The foreign ministers of China, India and Russia will meet today in the northeastern Chinese city of Harbin to explore ways to enhance pragmatic trilateral cooperation.
They will exchange views on major international and regional issues and boost substantive economic cooperation in the various fields including agriculture, disaster relief and information technology.
The one-day discussion is expected to be wrapped up with a joint communiqué, as was the case in the last two talks.
This is the third stand-alone meeting among the three foreign ministers, who met earlier in New Delhi in February this year and in the Russian city Vladivostok in June 2005.
The three foreign ministers first met on the sidelines of the United Nations General Assembly in New York in September 2002. Since then, they have met six times.
The top leaders of China, India, and Russia met for the first time in July 2006 in St Petersburg on the sidelines of G8 summit.
Foreign Ministry spokesman Liu Jianchao said earlier that the trilateral consultation is open and transparent and not aimed at forming an alliance to counter Western powers.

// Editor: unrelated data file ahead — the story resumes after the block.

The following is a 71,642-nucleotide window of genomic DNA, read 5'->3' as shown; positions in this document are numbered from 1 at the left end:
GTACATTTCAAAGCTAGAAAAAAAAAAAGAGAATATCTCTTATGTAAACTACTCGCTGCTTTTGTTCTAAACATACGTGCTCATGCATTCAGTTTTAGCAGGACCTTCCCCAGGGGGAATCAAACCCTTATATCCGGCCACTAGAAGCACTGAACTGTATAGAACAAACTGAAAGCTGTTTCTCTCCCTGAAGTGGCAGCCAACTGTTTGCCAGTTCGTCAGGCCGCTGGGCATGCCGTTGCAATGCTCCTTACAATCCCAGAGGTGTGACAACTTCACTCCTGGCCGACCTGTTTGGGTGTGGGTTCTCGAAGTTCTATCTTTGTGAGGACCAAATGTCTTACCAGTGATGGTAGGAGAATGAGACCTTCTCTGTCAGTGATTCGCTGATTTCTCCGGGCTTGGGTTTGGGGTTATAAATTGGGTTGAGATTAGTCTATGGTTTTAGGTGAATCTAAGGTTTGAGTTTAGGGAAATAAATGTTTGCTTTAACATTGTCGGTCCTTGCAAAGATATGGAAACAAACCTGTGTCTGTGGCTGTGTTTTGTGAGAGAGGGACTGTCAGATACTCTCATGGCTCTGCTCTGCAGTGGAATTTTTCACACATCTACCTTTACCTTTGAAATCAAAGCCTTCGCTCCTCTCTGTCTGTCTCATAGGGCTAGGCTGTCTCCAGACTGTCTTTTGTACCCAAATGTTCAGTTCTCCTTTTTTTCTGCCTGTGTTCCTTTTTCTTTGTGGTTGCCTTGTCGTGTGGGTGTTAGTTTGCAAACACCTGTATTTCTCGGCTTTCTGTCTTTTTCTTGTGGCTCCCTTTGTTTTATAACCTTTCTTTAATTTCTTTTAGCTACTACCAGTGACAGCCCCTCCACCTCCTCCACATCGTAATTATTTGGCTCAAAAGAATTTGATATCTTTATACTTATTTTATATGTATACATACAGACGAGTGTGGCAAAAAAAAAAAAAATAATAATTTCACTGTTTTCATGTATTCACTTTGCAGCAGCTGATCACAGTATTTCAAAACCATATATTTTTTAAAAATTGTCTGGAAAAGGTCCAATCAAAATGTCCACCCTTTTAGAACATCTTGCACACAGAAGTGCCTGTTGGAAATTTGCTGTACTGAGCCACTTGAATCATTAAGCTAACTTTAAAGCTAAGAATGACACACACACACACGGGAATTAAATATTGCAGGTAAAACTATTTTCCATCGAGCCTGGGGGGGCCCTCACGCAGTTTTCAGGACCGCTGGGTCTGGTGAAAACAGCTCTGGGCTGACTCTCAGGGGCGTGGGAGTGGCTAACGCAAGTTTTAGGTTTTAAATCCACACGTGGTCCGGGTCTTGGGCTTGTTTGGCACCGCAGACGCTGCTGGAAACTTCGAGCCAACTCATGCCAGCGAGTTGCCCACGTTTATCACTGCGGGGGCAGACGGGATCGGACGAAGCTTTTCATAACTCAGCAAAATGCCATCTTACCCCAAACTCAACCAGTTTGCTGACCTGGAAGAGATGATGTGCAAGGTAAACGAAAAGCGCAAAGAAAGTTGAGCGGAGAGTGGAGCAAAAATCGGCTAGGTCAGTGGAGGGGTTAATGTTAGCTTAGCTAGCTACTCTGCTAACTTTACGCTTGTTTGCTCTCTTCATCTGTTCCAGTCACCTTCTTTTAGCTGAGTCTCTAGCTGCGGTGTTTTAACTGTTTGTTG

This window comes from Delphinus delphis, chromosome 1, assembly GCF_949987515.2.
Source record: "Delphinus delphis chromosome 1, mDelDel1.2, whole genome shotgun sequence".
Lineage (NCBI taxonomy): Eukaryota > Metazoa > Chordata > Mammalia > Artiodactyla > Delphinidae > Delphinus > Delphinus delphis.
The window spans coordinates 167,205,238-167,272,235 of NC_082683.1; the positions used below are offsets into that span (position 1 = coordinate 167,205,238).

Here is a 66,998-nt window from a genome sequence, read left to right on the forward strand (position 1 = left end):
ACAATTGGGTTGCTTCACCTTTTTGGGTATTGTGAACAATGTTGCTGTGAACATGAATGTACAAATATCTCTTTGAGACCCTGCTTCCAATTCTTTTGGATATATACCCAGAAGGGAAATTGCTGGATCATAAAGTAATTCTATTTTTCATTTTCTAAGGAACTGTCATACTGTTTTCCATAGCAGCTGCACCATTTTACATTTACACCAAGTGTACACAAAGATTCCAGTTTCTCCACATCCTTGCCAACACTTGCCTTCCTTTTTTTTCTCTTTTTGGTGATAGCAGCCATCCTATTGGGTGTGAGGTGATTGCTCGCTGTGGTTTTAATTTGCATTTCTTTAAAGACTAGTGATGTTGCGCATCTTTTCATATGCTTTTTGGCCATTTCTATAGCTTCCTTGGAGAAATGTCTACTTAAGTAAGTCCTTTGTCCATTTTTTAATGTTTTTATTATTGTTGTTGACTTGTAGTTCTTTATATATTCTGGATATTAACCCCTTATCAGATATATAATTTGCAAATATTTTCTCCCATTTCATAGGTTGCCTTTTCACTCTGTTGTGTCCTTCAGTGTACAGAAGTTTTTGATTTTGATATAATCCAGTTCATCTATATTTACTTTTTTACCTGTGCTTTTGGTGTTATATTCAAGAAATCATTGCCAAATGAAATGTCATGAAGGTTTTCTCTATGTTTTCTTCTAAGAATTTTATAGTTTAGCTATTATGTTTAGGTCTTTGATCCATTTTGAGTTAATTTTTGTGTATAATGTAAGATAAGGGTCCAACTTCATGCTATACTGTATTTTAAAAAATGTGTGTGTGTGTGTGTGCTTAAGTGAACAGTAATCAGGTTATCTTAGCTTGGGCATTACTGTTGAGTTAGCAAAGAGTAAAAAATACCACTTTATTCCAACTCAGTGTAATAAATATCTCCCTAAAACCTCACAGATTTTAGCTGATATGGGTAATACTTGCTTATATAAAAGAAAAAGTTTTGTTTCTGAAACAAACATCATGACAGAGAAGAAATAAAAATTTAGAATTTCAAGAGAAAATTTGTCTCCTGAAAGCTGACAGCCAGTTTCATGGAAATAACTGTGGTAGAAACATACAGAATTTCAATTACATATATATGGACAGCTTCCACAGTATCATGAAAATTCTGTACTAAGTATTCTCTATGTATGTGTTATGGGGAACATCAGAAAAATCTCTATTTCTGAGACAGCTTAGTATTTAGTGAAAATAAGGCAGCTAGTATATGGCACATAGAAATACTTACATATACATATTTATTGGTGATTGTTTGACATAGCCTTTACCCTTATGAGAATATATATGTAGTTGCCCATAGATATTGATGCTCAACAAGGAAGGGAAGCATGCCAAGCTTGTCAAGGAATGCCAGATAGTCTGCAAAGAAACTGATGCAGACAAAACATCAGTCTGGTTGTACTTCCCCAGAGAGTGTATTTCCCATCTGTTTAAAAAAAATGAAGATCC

Sun Shihai, a researcher with the Chinese Academy of Social Sciences said coordination among the three countries "promoted democracy in the international relationship."
He noted that as the three countries are highly economic complementary to each other, down-to-earth cooperation is in the interests of all sides.
Sun cited the example of energy cooperation, saying both China and India would be willing to do business with oil-rich Russia while the latter would also benefit from the two economic growth engines of Asia.
Foreign Minister Yang Jiechi will hold separate talks with his Russian counterpart Sergei Lavrov today and Indian External Affairs Minister Pranab Mukherjee tomorrow.
(China Daily October 24, 2007)